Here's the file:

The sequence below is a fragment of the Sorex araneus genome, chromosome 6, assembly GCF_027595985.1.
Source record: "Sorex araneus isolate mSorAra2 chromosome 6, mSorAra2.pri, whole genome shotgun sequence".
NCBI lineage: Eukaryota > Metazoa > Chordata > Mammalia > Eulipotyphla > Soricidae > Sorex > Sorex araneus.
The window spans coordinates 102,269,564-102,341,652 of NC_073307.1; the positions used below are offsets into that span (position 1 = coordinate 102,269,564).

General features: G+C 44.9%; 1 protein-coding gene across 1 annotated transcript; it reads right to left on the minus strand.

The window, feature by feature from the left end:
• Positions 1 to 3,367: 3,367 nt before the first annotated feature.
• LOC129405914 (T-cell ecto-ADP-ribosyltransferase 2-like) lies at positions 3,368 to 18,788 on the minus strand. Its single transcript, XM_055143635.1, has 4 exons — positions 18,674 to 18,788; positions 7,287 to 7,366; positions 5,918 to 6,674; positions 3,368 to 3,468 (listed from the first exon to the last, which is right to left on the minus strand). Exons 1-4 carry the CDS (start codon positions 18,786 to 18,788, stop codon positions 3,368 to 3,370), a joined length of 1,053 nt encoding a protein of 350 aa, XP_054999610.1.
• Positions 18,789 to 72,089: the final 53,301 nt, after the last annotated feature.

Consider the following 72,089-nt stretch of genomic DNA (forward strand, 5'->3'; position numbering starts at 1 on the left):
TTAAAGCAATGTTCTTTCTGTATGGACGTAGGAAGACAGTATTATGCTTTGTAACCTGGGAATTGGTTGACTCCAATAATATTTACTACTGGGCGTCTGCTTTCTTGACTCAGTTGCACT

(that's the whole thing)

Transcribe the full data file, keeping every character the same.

The sequence below is a fragment of the Sorex araneus genome, chromosome 6, assembly GCF_027595985.1.
Source record: "Sorex araneus isolate mSorAra2 chromosome 6, mSorAra2.pri, whole genome shotgun sequence".
NCBI lineage: Eukaryota > Metazoa > Chordata > Mammalia > Eulipotyphla > Soricidae > Sorex > Sorex araneus.
The window spans coordinates 102,269,564-102,341,652 of NC_073307.1; the positions used below are offsets into that span (position 1 = coordinate 102,269,564).

General features: G+C 44.9%; 1 protein-coding gene across 1 annotated transcript; it reads right to left on the minus strand.

The window, feature by feature from the left end:
• Positions 1 to 3,367: 3,367 nt before the first annotated feature.
• LOC129405914 (T-cell ecto-ADP-ribosyltransferase 2-like) lies at positions 3,368 to 18,788 on the minus strand. Its single transcript, XM_055143635.1, has 4 exons — positions 18,674 to 18,788; positions 7,287 to 7,366; positions 5,918 to 6,674; positions 3,368 to 3,468 (listed from the first exon to the last, which is right to left on the minus strand). Exons 1-4 carry the CDS (start codon positions 18,786 to 18,788, stop codon positions 3,368 to 3,370), a joined length of 1,053 nt encoding a protein of 350 aa, XP_054999610.1.
• Positions 18,789 to 72,089: the final 53,301 nt, after the last annotated feature.

Consider the following 72,089-nt stretch of genomic DNA (forward strand, 5'->3'; position numbering starts at 1 on the left):
TTAAAGCAATGTTCTTTCTGTATGGACGTAGGAAGACAGTATTATGCTTTGTAACCTGGGAATTGGTTGACTCCAATAATATTTACTACTGGGCGTCTGCTTTCTTGACTCAGTTGCACT